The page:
POSTED: 01:30 a.m. HST, May 09, 2014
Faith-based films have become downright commonplace this year. But faith-based comedies? Comedies that work? That's still a very short historical list: the George Burns blockbuster "Oh God" and Andy Griffith's "Angel in my Pocket" are the only two to come to mind.
"Moms' Night Out" doesn't join their ranks. A PG-rated romp that never romps, it lacks the jokes, sight gags, pacing and performances that are the stuff laughs are made of.
A funny movie doesn't have to leave you with a "Hangover" to give you the giggles. But when you're sending three mothers out for an "epic" night on the town, and you're abstaining from alcohol, profanity and jokes about sex, you'd better make sure the gags you do include are killer and that you've got a cast that can land those laughs.
Sarah Drew plays Ally, a stressed-out mother of three tykes, a "Mommy blogger" who brags online about being "a clean freak."
Her house is a wreck, her husband (Sean Astin) is always traveling and the kids are barely under control. Every so often, she loses it.
|'MOMS' NIGHT OUT'
She's unhappy, so her husband urges her to take a night for herself. She talks her mother-of-two pal Izzy (Logan White) and, oddly, that icon of motherly virtue, her pastor's wife (Patricia Heaton), into a girls' night out "to remember."
Izzy's simpering, helpless husband (Robert Amaya) is lost without her calling the shots. Ally's husband has a regular Saturday night video game date with an irresponsible, kid-hating pal (Kevin Downes, amusing). And Sondra, the preacher's wife, is fending off a full-fledged revolt from her rebellious teenage daughter (Sammi Hanratty), who is threatening to sneak out while mom's away.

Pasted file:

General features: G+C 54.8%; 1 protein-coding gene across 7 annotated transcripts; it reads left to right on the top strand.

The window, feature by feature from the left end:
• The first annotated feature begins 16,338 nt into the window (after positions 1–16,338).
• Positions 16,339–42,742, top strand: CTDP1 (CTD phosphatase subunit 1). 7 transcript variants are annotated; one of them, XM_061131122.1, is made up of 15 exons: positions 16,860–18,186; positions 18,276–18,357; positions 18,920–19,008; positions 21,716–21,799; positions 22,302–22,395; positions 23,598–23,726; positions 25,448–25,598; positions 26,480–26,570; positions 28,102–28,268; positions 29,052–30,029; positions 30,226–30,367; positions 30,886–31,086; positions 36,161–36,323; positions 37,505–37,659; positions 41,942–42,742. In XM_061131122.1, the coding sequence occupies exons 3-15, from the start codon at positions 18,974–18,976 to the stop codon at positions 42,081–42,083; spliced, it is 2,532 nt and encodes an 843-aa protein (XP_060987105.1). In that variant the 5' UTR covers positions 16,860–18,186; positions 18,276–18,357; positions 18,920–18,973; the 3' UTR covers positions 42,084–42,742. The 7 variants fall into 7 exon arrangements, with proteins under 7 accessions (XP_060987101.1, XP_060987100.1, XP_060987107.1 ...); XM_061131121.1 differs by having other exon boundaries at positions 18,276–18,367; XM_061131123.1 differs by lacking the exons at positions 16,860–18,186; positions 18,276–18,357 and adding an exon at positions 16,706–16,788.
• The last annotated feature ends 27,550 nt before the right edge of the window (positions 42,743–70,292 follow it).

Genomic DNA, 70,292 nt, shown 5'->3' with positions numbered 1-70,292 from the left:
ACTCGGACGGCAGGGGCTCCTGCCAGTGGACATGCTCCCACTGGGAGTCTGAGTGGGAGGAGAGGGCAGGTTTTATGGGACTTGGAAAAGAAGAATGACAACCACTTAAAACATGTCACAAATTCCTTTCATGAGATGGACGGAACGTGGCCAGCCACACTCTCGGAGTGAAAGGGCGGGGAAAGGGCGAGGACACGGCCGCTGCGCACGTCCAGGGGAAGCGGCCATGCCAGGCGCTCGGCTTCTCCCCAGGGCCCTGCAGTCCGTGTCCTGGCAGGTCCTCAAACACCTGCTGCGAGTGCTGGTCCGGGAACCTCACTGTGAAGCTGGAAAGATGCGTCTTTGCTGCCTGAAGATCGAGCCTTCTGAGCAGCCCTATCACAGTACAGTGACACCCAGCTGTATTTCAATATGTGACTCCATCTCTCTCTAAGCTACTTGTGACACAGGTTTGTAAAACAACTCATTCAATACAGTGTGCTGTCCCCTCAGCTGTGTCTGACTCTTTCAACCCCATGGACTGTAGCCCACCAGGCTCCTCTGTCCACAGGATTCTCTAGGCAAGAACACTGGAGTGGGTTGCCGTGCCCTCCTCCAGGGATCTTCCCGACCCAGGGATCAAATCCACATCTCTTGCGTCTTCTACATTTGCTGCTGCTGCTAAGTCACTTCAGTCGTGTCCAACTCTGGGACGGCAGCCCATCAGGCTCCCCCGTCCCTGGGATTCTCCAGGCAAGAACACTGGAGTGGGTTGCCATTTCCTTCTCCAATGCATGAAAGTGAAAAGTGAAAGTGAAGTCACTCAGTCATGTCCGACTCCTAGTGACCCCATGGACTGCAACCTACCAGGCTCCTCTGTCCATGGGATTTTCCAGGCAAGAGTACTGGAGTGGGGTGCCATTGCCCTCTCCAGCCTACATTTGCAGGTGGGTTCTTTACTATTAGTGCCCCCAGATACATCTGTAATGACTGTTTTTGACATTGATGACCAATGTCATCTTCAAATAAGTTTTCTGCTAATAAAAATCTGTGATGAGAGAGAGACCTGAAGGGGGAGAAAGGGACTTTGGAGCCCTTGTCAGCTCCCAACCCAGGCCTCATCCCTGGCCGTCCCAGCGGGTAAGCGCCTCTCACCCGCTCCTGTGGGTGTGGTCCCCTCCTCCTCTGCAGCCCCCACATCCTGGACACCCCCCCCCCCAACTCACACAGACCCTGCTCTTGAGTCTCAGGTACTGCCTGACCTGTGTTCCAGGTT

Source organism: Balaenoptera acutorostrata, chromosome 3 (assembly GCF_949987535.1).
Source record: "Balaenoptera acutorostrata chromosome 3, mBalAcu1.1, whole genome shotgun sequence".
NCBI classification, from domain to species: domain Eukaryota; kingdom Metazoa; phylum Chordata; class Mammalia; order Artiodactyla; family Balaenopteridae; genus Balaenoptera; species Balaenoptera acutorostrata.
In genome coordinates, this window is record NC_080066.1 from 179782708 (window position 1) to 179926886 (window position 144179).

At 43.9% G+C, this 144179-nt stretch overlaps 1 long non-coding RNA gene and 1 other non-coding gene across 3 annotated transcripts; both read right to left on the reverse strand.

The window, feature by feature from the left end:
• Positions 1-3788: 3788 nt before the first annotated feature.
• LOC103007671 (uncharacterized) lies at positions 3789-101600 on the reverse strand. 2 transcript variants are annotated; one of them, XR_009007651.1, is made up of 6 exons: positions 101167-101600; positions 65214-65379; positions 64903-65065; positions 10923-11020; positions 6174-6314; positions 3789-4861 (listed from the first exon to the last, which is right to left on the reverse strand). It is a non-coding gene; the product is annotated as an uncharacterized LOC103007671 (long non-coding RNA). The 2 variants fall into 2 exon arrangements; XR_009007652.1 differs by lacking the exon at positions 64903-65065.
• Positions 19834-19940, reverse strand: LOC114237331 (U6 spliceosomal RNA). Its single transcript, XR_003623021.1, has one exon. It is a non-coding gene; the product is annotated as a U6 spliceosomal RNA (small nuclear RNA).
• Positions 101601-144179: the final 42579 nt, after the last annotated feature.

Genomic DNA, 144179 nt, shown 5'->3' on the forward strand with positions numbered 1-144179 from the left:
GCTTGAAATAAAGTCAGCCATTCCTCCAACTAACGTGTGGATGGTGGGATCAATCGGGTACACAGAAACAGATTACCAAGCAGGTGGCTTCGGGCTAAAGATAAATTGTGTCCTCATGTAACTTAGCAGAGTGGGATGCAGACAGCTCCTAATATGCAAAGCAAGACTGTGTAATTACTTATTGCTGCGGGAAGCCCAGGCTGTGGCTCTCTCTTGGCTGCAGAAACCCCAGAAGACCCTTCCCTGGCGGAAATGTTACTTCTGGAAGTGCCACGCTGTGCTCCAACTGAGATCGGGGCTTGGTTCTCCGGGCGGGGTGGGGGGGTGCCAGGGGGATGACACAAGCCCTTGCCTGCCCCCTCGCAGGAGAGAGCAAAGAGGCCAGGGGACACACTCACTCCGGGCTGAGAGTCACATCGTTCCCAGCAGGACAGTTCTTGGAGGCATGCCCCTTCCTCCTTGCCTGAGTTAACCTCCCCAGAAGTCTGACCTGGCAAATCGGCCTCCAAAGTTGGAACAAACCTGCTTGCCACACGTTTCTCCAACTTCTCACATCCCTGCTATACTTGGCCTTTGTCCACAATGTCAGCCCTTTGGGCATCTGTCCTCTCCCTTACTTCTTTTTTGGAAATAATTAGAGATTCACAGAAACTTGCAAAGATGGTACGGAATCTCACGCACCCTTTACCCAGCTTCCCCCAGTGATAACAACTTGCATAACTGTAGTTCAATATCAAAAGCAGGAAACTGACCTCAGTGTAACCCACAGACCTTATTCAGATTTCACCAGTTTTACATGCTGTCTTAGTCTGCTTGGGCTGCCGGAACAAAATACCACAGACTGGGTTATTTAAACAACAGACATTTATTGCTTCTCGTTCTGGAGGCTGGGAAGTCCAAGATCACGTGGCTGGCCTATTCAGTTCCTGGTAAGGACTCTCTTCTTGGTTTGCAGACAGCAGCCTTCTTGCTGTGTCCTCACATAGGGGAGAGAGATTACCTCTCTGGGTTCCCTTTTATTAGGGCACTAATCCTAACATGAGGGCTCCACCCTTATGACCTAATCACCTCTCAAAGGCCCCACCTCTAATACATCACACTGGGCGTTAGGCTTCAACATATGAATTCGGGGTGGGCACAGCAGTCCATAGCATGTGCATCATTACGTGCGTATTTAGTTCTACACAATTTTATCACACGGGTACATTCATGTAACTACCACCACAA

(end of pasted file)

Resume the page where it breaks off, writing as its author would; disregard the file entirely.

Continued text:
As the night runs from losing their reservation at a pretentious restaurant to losing a baby and their husbands losing their minds, overwhelmed by simple child care, "Moms' Night Out" sets itself up for laughs that it rarely delivers.
For 45 minutes, the writing-directing Erwin brothers can't manage so much as a smile, mainly due to the blandness of their leading lady.
Then we hit the tattoo parlor and "Moms' Night Out" starts to find its funny bone. Christian singer Manwell Reyes is hilarious as a goofball receptionist and country singer Trace Adkins kills as a brassy, no-nonsense biker-tattoo artist named Bones.
With missed communications, a lost parakeet and a lot of scenes of manic women, shrieking at cops, a stoner and a British cabbie (Heaton's husband, producer David Hunt), "Moms' Night Out" gets up a head of steam, for a few minutes anyway.
The best gag suggests a more promising direction for the film. Heaton's Sondra panics when a pile of empty beer bottles is left on their table at a bowling alley. She can't have her parishioners thinking she drinks. A whole night of a "perfect" preacher's wife/mom trying to protect her reputation might have been funny.
A few simple sermonettes about motherhood and parenting work. But the Erwins learn, the hard way, that "sermonizing is easy, comedy is hard."
Review by Roger Moore, McClatchy Newspapers